The editorial categories are research topics that have guided researchers during the recovery phase and continue to be the impetus behind the Documents Project’s digital archive and the Critical Documents book series. Developed by the project’s Editorial Board, each of the teams analyzed this framework and adapted it to their local contexts in developing their research objectives and work plans during the Recovery Phase. Learn more on the Editorial Framework page.
Distinguished Puerto Rican writer René Marqués discusses recent prints by Rafael Tufiño, which he finds less aggressive and dramatic and more sentimental and nostalgic than Tufiño’s earlier work. Marqués begins by describing the first phase of Tufiño’s production, emphasizing that the source of Tufiño’s powerful early representations of the human figure lay in Mexican art. Later, Tufiño began working in the woodcut medium, with which he produced work more refined in both theme and technique. According to Marqués, the theme of motherhood and the idealization of the female figure predominate in Tufiño’s new work.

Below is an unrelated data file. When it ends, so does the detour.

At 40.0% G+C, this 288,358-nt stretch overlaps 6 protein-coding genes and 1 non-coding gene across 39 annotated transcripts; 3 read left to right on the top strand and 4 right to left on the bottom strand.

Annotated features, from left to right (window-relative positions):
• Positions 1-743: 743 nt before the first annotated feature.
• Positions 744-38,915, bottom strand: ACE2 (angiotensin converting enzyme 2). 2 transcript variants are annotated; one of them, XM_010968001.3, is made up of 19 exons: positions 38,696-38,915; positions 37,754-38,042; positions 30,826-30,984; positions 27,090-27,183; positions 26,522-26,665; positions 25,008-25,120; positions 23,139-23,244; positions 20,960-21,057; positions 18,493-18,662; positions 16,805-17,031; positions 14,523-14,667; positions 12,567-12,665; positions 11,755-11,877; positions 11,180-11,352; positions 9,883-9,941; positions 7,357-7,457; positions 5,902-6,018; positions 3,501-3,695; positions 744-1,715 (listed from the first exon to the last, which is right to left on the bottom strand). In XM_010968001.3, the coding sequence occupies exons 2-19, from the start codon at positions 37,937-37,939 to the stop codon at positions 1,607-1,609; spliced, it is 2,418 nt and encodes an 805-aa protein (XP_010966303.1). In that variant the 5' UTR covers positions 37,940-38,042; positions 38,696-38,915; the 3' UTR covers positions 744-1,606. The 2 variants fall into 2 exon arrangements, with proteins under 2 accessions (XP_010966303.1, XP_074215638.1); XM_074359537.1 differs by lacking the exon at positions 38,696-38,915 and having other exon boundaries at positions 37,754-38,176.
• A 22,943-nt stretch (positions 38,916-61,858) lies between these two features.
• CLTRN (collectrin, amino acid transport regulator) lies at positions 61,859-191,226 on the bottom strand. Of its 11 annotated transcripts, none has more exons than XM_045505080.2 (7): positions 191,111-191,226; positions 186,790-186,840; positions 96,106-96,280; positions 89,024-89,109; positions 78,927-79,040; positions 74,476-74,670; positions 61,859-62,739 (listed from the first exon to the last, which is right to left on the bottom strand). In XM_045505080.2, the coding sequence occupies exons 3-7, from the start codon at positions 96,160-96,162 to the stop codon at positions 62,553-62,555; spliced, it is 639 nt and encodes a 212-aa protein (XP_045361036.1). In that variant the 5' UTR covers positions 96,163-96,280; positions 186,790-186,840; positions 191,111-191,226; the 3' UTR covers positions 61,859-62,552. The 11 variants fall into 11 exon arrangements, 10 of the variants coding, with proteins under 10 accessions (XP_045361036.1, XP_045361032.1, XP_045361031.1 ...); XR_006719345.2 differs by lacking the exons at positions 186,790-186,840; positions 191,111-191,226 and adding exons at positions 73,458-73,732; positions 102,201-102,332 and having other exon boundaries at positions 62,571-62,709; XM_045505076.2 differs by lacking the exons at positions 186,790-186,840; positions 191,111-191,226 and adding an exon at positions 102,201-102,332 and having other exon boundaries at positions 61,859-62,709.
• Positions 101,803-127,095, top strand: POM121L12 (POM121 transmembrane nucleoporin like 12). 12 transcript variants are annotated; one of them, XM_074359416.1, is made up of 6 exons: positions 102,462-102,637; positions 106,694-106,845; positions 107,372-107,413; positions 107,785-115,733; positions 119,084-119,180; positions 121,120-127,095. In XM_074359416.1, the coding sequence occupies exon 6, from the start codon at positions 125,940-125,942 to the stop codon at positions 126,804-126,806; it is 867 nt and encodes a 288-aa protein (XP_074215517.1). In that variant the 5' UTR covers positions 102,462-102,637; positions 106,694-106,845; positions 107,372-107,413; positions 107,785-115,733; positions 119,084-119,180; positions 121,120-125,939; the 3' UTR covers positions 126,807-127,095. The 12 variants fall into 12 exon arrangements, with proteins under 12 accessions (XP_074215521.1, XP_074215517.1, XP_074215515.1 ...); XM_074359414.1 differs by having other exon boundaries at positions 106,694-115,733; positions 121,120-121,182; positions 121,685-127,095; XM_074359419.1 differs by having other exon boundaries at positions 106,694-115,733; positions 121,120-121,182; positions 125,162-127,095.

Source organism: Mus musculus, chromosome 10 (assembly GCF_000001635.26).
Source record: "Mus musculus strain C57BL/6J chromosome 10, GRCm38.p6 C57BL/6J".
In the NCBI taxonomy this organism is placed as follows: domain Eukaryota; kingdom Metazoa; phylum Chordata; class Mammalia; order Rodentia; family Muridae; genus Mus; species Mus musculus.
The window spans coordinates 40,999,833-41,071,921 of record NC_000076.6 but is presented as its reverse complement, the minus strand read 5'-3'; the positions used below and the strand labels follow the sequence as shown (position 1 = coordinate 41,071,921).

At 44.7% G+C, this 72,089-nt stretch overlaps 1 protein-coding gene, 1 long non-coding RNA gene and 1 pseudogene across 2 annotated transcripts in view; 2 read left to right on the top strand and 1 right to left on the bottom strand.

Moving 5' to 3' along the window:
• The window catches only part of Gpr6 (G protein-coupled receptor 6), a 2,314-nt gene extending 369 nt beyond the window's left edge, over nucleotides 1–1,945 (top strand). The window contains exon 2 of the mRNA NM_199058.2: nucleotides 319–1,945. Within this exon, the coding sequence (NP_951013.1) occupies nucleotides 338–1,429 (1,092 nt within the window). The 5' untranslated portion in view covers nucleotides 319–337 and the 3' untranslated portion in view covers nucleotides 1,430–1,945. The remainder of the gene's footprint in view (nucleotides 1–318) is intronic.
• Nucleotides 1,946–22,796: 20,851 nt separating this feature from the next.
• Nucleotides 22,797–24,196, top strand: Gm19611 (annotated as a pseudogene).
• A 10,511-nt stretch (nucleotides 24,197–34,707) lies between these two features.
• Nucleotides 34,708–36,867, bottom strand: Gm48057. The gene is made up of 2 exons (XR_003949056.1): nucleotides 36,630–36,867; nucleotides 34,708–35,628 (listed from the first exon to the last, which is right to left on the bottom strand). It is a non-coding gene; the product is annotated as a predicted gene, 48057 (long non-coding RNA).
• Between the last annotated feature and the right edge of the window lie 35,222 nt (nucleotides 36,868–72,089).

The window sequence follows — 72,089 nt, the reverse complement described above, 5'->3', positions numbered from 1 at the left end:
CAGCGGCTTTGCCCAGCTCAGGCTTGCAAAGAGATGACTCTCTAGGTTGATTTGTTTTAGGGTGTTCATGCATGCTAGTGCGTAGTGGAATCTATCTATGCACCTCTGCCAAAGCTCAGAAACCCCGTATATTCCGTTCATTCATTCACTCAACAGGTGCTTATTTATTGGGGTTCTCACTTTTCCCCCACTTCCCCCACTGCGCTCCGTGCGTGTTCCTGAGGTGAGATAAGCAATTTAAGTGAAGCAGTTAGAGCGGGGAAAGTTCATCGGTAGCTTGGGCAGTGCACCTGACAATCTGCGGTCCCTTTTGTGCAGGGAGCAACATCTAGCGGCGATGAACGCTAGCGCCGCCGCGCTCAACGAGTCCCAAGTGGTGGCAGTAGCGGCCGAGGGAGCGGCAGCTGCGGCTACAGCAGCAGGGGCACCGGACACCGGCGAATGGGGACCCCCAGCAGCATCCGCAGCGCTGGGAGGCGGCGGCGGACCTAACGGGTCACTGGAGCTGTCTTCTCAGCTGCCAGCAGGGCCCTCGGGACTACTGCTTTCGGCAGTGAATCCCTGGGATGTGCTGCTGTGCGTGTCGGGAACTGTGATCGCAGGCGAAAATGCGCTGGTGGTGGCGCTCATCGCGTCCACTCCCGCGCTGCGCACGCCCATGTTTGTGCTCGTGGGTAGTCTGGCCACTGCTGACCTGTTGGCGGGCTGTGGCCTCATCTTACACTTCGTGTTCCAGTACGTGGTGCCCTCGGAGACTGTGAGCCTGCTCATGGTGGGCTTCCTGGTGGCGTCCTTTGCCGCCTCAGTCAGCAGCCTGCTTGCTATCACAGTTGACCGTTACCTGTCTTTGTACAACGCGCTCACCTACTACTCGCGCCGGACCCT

In the 1950s, Puerto Rican artist Rafael Tufiño (Brooklyn, New York 1922–San Juan 2008) produced an extensive body of graphic work in the linocut medium. In 1963, motivated by his wife—North American printmaker Bonnie Reissman—Tufiño made a series of woodcuts that was exhibited at the Galería Colibrí from November 1 to December 7 of that year. The themes of motherhood, intimacy, and nostalgia were fundamental to that series. Tufiño also introduced color in the prints Arrullo [Lullaby] and El Tefo. The prints exhibited in the 1963 show included Allende [On the Other Side], Bárbara [Barbara], Desnudo I [Nude I], Un besito [A Little Kiss], Loíza Aldea [Loiza Village], Ceiba centenaria [Hundred-Year-Old Ceiba Tree], Café Cyrano, and many others.